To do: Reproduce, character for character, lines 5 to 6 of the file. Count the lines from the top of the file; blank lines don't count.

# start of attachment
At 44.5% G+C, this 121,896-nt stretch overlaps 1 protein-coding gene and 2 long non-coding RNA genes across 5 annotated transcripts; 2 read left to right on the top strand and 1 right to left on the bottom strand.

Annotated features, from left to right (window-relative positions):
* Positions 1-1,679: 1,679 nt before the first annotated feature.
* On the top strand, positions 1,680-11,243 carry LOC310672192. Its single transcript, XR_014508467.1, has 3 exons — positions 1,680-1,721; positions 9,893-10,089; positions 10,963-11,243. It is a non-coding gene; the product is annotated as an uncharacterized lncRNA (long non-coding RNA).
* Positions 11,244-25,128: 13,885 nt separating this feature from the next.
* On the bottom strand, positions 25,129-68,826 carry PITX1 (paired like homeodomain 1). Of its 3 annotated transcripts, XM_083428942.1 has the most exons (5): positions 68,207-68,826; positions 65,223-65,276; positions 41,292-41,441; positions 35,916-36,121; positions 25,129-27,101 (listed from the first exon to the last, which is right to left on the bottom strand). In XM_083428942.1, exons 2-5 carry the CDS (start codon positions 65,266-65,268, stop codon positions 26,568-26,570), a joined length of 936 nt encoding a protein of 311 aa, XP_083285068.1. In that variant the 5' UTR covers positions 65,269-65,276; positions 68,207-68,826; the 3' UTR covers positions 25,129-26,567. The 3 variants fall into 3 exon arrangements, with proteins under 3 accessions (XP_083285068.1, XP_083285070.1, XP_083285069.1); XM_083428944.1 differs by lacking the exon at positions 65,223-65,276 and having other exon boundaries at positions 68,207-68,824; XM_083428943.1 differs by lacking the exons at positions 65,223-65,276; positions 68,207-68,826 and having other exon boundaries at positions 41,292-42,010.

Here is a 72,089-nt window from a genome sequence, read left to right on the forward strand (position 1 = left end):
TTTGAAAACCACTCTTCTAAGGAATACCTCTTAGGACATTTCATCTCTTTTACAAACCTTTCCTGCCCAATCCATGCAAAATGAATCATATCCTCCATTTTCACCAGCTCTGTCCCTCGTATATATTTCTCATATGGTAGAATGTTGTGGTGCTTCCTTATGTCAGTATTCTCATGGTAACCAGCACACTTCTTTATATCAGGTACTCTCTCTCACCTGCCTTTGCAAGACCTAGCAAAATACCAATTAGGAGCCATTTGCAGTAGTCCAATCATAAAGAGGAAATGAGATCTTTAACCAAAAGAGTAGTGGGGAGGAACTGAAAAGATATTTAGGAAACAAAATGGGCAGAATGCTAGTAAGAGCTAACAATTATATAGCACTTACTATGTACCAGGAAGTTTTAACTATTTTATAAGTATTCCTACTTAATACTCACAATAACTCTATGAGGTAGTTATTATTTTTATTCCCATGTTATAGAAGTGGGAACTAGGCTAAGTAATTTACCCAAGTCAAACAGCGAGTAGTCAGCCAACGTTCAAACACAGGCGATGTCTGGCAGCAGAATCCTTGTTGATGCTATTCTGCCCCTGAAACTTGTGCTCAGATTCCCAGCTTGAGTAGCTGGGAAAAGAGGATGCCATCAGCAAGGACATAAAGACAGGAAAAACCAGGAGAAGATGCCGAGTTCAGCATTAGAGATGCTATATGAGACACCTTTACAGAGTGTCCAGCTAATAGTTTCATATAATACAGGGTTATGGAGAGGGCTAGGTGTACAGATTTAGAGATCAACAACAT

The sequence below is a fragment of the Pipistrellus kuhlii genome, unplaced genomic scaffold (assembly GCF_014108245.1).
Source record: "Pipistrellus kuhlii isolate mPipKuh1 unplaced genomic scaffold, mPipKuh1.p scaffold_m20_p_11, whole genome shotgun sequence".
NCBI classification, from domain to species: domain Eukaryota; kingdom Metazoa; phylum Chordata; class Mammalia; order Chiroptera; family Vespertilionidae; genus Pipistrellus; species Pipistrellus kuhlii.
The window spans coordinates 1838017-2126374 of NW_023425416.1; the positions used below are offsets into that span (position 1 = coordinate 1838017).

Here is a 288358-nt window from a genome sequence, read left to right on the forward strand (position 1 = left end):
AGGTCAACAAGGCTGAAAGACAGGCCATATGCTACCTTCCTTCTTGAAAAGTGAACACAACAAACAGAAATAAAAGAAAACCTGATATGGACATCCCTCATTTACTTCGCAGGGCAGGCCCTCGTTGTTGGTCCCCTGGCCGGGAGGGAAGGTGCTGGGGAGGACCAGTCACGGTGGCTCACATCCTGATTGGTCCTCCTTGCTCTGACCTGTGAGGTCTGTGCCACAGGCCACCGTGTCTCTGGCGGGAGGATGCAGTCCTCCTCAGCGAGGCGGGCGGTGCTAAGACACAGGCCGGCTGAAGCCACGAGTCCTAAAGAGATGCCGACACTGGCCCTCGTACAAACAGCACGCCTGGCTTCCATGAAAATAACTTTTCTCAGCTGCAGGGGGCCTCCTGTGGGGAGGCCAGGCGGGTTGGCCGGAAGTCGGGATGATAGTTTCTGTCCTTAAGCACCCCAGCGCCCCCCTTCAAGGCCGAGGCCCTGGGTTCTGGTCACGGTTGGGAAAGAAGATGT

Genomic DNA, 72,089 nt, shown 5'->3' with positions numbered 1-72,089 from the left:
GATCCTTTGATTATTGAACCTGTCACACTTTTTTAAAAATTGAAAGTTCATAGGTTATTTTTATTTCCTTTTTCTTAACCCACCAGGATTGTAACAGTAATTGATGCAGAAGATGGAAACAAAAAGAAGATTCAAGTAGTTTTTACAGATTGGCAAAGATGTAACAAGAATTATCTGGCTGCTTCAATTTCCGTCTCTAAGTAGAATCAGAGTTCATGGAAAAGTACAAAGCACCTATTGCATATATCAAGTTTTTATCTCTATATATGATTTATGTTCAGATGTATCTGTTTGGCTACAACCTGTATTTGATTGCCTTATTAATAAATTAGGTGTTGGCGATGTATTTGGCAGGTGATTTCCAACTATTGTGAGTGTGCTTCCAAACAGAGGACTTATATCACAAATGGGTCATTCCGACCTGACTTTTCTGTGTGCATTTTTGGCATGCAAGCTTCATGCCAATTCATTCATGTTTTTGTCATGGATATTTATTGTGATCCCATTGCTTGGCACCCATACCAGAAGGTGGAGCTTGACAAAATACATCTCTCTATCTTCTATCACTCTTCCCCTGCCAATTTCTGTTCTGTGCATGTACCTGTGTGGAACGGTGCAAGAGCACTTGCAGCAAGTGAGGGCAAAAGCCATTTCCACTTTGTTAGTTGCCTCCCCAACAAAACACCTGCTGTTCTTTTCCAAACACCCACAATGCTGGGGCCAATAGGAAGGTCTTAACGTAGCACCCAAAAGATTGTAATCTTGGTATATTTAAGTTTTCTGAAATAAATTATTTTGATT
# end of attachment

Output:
* Positions 11,244-25,128: 13,885 nt separating this feature from the next.
* On the bottom strand, positions 25,129-68,826 carry PITX1 (paired like homeodomain 1). Of its 3 annotated transcripts, XM_083428942.1 has the most exons (5): positions 68,207-68,826; positions 65,223-65,276; positions 41,292-41,441; positions 35,916-36,121; positions 25,129-27,101 (listed from the first exon to the last, which is right to left on the bottom strand). In XM_083428942.1, exons 2-5 carry the CDS (start codon positions 65,266-65,268, stop codon positions 26,568-26,570), a joined length of 936 nt encoding a protein of 311 aa, XP_083285068.1. In that variant the 5' UTR covers positions 65,269-65,276; positions 68,207-68,826; the 3' UTR covers positions 25,129-26,567. The 3 variants fall into 3 exon arrangements, with proteins under 3 accessions (XP_083285068.1, XP_083285070.1, XP_083285069.1); XM_083428944.1 differs by lacking the exon at positions 65,223-65,276 and having other exon boundaries at positions 68,207-68,824; XM_083428943.1 differs by lacking the exons at positions 65,223-65,276; positions 68,207-68,826 and having other exon boundaries at positions 41,292-42,010.